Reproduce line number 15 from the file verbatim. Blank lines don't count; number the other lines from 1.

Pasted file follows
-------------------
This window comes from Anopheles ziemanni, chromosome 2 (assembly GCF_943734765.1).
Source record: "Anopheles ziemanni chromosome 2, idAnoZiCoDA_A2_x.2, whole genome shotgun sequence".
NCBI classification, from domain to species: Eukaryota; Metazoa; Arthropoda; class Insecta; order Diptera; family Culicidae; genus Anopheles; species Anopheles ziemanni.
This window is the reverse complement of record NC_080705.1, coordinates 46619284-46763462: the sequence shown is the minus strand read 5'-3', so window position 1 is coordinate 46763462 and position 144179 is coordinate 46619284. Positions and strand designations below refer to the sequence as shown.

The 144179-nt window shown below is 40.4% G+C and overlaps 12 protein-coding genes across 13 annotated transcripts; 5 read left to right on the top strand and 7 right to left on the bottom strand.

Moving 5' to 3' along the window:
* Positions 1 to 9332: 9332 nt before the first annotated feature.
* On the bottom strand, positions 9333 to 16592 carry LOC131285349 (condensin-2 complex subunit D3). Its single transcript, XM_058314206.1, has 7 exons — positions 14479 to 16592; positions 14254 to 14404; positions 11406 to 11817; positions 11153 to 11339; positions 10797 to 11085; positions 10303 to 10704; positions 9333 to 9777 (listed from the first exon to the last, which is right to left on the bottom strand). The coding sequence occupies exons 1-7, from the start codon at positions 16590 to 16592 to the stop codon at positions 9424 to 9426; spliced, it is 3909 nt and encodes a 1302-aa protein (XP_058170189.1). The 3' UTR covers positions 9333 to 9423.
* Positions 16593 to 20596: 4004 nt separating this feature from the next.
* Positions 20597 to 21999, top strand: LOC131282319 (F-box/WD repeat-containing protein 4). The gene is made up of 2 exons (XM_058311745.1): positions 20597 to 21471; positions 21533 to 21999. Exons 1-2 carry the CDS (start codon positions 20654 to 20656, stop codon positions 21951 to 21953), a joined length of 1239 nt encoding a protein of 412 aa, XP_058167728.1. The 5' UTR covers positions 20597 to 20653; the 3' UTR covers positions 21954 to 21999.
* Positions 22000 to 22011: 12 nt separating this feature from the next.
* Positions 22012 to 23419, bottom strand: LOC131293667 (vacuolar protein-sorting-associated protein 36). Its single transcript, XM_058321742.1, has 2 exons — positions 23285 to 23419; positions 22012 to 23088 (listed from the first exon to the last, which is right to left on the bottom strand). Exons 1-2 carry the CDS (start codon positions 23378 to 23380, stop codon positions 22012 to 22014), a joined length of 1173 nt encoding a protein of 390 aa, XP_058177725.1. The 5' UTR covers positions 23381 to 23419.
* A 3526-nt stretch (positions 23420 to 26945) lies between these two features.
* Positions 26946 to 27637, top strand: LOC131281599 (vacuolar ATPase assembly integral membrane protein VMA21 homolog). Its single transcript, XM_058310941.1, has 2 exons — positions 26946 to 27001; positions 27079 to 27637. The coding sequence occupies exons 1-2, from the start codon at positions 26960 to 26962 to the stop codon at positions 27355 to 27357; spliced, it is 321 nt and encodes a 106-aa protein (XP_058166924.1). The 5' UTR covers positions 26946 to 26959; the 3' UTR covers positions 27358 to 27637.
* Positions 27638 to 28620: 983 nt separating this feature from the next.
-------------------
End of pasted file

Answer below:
* Positions 27638 to 28620: 983 nt separating this feature from the next.